June was the deadliest month in the COVID-19 pandemic in Hamilton County since the virus was first reported in the area nearly four months ago.
Deaths in the county nearly doubled, from 15 to 30, during the month, including one suspected death from March that was reported in June. Of these deaths, 10 were male and seven were Hispanic. On June 23, the Hamilton County Health Department announced the second COVID-19 death of a local child — a one-year-old Hispanic girl. The total number of infections more than doubled in June, from 1,132 to 2,525, as well.
Chattanooga received national attention for being an emerging death hotspot when the region appeared as #2 on The New York Times' list of "places that could flare up next" on June 22. The area, including Cleveland, had appeared on the list previously as places with increasing cases.
Total hospitalizations have dropped slightly in recent weeks and stood at 45 on Tuesday, easing some concern that Tennessee could see more than 1,000 hospitalizations in July or August, according to a report from Vanderbilt University Medical Center and Vanderbilt University School of Medicine.
Infections began to surge in May in Hamilton County, doubling nearly three times that month. The new cases brought along a surge of hospitalizations, which often happen weeks after exposure.
The local health department's ability to contact trace and link cases has been stretched thin after the month-long surge. Around 42% of cases in the county can now be linked to another case, down from around 50% to start the month, and a sign that Chattanooga is experiencing community spread, including infections at businesses that are reopening.
In North Georgia, the virus' impact surged in June. Whitfield County surpassed 1,000 confirmed cases on Sunday and a nursing home in Rossville reported its ninth coronavirus death.
In Hamilton County, June continued to widen the disparity in COVID-19 infections and deaths, a trend that began during the case surge in May. According to data released by the health department Tuesday, Hispanic residents who make up 6% of the county population account for 58% of the confirmed cases and a third of the deaths in the county.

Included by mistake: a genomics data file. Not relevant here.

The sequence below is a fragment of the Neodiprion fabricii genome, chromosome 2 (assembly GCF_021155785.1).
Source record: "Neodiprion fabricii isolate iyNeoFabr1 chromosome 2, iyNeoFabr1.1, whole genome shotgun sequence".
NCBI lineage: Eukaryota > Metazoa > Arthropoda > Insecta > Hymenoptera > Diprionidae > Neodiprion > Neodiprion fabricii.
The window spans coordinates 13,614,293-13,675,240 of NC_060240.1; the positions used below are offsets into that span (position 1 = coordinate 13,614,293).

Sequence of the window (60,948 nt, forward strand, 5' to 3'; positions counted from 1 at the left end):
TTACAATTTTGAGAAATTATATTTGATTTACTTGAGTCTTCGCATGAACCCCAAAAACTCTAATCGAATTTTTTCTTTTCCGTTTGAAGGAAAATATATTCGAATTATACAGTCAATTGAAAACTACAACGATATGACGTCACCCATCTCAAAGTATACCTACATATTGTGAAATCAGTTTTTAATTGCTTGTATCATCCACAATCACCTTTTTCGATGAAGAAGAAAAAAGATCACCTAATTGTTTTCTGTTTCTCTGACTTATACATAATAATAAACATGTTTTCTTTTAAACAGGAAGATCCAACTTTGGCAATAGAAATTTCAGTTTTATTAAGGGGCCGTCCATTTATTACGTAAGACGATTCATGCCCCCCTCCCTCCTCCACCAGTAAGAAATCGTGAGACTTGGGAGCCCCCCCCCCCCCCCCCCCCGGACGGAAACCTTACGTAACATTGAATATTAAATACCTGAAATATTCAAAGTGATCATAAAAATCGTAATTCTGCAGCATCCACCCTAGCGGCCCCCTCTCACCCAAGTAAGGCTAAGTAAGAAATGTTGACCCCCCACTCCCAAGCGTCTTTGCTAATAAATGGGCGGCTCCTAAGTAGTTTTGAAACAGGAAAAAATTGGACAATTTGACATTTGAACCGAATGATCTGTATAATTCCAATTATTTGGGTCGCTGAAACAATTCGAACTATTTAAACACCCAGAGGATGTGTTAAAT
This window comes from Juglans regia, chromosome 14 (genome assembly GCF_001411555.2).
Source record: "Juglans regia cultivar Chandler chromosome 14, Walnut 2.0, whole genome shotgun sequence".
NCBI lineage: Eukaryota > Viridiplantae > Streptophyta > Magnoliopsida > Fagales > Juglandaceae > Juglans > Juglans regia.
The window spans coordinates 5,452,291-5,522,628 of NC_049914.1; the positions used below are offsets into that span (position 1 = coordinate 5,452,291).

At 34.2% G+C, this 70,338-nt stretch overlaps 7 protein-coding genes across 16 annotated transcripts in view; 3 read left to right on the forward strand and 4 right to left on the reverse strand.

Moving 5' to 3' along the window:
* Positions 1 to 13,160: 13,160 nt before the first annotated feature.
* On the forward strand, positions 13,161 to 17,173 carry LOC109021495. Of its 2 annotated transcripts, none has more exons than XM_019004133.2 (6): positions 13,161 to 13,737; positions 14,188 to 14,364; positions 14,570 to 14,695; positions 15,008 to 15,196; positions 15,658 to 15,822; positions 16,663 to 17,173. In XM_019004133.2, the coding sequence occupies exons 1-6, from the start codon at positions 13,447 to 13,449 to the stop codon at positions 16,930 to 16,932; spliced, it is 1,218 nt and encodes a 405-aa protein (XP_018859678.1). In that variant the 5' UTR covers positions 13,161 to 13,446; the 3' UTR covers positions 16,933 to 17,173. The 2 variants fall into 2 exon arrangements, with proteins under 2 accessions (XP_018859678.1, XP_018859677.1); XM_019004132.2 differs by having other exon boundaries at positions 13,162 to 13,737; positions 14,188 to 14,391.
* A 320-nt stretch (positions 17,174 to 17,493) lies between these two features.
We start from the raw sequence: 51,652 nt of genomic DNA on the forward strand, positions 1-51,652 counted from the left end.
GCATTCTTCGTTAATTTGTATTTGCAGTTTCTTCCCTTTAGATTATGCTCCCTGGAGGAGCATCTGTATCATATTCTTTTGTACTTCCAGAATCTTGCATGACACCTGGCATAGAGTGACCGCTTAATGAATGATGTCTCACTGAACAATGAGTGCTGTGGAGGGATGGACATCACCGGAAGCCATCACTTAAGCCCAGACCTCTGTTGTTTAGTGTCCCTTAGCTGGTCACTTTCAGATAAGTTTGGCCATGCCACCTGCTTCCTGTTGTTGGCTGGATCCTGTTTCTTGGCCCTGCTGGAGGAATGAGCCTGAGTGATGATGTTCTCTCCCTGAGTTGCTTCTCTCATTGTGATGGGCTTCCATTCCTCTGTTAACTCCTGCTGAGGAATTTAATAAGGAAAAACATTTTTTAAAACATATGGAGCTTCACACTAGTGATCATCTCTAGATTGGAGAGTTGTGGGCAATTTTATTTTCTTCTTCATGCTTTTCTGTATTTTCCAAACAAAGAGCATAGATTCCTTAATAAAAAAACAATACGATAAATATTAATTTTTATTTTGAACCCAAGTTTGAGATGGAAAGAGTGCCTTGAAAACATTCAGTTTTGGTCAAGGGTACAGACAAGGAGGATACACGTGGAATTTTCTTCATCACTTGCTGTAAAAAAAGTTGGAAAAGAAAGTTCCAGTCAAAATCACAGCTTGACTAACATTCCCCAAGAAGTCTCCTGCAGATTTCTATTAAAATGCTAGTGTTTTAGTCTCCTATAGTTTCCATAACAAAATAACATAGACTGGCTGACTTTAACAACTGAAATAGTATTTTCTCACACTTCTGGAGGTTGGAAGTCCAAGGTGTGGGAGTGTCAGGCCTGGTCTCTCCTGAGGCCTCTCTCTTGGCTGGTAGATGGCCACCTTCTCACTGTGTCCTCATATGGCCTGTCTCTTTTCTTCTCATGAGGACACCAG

Hamilton County has the worst reported Hispanic disparity among the four major metropolitan counties in Tennessee.
The closing days of June have shown signs of promise for the region. The county is currently averaging 45 new cases a day over the past week, down from the 63 it was averaging at the start of the month. Hospitalizations and people in the intensive care unit remain about the same as they were June 1.
On Tuesday, the health department announced 56 new infections of the virus. There are currently 18 people in the ICU. Since the pandemic began, 1,535 people have recovered in Hamilton County. The department announced a new death Tuesday, a Black man between 71 and 80 years old.
Local elected officials and public health leaders continue to ask the public to wear masks to stop the spread of the virus, which can transfer from person to person through respiratory droplets that are released when someone is speaking or coughing.
However, Tennesseans are among the least likely Americans to wear masks, and some Hamilton County residents dismiss the science that says masks are effective in protecting others.
This week, local leaders announced they are weighing the possibility of enacting a mask mandate.
Contact Wyatt Massey at firstname.lastname@example.org or 423-757-6249. Follow him on Twitter @news4mass.